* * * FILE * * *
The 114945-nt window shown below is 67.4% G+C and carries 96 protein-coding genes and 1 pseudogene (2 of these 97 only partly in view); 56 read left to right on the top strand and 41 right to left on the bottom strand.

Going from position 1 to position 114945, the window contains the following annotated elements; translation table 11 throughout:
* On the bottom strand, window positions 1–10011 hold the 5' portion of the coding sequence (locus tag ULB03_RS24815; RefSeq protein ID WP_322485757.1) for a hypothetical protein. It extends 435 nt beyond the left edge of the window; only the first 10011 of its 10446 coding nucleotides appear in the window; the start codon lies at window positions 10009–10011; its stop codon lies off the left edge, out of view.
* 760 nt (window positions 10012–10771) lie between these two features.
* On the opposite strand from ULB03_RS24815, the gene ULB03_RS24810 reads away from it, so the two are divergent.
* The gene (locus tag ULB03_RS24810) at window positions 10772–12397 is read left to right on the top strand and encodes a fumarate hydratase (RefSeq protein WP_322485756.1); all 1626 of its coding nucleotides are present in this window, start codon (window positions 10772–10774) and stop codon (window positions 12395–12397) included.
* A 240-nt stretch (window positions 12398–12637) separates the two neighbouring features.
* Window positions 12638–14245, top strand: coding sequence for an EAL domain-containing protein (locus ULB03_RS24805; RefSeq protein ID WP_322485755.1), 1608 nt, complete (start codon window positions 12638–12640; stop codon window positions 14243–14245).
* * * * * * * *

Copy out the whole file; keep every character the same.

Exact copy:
The 114945-nt window shown below is 67.4% G+C and carries 96 protein-coding genes and 1 pseudogene (2 of these 97 only partly in view); 56 read left to right on the top strand and 41 right to left on the bottom strand.

Going from position 1 to position 114945, the window contains the following annotated elements; translation table 11 throughout:
* On the bottom strand, window positions 1–10011 hold the 5' portion of the coding sequence (locus tag ULB03_RS24815; RefSeq protein ID WP_322485757.1) for a hypothetical protein. It extends 435 nt beyond the left edge of the window; only the first 10011 of its 10446 coding nucleotides appear in the window; the start codon lies at window positions 10009–10011; its stop codon lies off the left edge, out of view.
* 760 nt (window positions 10012–10771) lie between these two features.
* On the opposite strand from ULB03_RS24815, the gene ULB03_RS24810 reads away from it, so the two are divergent.
* The gene (locus tag ULB03_RS24810) at window positions 10772–12397 is read left to right on the top strand and encodes a fumarate hydratase (RefSeq protein WP_322485756.1); all 1626 of its coding nucleotides are present in this window, start codon (window positions 10772–10774) and stop codon (window positions 12395–12397) included.
* A 240-nt stretch (window positions 12398–12637) separates the two neighbouring features.
* Window positions 12638–14245, top strand: coding sequence for an EAL domain-containing protein (locus ULB03_RS24805; RefSeq protein ID WP_322485755.1), 1608 nt, complete (start codon window positions 12638–12640; stop codon window positions 14243–14245).